How to Bring Vision Therapy to an Optometry Practice

by Brandon Begotka, OD and Kristen Vincent, OD, FAAO
Dec 6, 2018
5 min read
3.2k views

This article discusses how to bring vision therapy to an optometry practice that is looking to add a specialty.

No matter your year in optometry school, or years in practice, this article is meant to encourage and offer guidance on how to bring vision therapy to an optometry practice!

Optometric intervention through vision therapy can change lives and careers, and using these steps you can learn how to implement this rewarding service.

The first thing you’ll want to do is prepare a business plan. Take the initiative to organize your thoughts and get your ideas on paper. A business plan is a great way to advocate your proposal by illustrating how vision therapy will better serve the community and outline the potential revenue you can bring to a private practice.

What else should the plan include? Talk it up! Explain what vision therapy entails, how it works, and why it adds value to a private practice. Describe the importance of vision therapy in remediating learning-related vision problems, as well as populations it can help, including patients with traumatic and acquired brain injury. Beyond this, vision therapy can benefit patients of all ages!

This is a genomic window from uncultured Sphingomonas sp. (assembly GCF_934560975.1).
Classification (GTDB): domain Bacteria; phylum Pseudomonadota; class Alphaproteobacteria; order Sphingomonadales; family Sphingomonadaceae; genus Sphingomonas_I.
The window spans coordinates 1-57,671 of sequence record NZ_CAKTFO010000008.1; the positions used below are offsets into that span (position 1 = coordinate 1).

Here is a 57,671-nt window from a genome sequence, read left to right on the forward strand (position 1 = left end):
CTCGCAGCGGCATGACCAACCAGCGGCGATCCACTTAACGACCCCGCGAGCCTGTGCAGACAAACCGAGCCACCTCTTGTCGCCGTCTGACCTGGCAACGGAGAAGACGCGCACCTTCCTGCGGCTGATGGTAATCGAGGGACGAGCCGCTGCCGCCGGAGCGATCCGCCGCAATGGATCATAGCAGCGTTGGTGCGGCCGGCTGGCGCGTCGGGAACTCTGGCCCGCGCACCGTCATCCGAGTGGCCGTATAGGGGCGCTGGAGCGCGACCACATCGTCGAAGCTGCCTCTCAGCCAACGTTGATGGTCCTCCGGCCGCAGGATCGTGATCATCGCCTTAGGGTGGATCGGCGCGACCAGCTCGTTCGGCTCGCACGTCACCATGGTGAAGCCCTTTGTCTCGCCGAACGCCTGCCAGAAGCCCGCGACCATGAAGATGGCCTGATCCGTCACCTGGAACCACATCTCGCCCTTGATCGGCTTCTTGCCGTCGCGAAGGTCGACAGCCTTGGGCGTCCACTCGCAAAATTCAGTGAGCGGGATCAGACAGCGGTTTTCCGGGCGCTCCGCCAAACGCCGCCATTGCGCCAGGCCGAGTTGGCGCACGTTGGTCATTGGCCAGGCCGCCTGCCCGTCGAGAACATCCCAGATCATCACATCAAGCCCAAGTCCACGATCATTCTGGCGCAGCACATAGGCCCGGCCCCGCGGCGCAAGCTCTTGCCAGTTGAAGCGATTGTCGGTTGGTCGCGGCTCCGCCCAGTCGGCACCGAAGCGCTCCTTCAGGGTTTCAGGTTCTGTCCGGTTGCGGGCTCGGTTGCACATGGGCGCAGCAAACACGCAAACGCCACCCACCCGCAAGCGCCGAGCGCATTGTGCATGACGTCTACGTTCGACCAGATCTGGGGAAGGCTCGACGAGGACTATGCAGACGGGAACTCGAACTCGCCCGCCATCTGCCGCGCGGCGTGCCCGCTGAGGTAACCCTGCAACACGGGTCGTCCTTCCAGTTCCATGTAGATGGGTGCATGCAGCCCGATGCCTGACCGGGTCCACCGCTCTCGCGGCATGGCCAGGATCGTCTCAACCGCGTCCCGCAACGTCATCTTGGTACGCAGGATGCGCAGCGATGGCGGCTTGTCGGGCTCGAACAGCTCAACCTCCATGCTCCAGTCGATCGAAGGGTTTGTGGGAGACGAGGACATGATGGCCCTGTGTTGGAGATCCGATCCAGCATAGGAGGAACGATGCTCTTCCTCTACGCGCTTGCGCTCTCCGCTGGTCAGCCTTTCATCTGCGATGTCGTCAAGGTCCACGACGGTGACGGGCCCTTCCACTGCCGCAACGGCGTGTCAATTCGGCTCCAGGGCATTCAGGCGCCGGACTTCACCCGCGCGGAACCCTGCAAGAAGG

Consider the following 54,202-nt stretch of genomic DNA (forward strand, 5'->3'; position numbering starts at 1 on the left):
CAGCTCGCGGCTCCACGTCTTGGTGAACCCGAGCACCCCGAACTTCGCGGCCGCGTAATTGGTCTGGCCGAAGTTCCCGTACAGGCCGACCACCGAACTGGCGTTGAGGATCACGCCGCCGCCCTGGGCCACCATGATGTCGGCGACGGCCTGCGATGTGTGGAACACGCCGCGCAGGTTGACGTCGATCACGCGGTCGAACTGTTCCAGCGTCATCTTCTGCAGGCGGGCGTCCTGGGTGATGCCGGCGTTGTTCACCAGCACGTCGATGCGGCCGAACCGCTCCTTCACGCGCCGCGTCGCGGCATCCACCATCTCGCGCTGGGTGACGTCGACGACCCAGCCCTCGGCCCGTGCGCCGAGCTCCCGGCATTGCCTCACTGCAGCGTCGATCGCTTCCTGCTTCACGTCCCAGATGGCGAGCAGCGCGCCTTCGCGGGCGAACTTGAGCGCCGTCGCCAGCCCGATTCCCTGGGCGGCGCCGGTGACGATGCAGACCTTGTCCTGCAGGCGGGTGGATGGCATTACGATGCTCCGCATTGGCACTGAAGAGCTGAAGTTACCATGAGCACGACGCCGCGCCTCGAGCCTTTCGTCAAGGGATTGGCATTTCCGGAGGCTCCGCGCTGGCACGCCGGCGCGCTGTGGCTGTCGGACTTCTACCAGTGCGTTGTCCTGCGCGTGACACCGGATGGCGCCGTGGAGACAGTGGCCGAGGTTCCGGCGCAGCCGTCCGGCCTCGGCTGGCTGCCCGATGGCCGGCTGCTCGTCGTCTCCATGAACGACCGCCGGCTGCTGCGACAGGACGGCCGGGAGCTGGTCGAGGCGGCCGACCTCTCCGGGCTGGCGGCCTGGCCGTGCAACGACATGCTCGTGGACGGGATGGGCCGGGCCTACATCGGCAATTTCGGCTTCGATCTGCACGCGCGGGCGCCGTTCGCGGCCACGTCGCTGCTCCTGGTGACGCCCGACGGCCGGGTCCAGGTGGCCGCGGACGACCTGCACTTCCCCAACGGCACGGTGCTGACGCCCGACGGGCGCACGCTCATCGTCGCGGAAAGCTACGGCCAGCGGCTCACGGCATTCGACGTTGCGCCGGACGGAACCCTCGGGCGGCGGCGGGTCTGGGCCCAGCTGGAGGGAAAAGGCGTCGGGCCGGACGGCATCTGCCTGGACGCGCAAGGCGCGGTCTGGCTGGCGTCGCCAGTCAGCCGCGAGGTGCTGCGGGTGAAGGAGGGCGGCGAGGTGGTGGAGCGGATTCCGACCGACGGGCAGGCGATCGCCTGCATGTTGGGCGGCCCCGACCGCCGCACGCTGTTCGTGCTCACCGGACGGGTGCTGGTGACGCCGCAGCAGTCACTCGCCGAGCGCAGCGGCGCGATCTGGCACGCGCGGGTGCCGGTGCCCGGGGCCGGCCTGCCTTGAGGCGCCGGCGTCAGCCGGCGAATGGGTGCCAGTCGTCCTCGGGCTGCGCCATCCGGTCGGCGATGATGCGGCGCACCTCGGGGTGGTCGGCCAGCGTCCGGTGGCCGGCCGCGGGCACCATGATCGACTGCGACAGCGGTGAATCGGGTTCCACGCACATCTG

Here’s a sample business plan that might help you when it comes to how to bring vision therapy to an optometry practice, or start a VT practice cold!

While creating a business plan, consider future advertising and marketing ideas as well. These can include essential startup materials, cost of these supplies, and ways to build up your schedule. As primary eyecare doctors, it is our responsibility to provide the highest quality of vision care, so prospective employers should find your plan very attractive!

Now you may be thinking, “I would like to pursue this avenue, but I don’t have much experience or knowledge on the subject.” My suggestion is to take advantage of CE courses, conferences, and workshops that provide education on this subject. Especially as a healthcare professional, you should be constantly learning and growing, and these are only a few examples of ways you can do just that!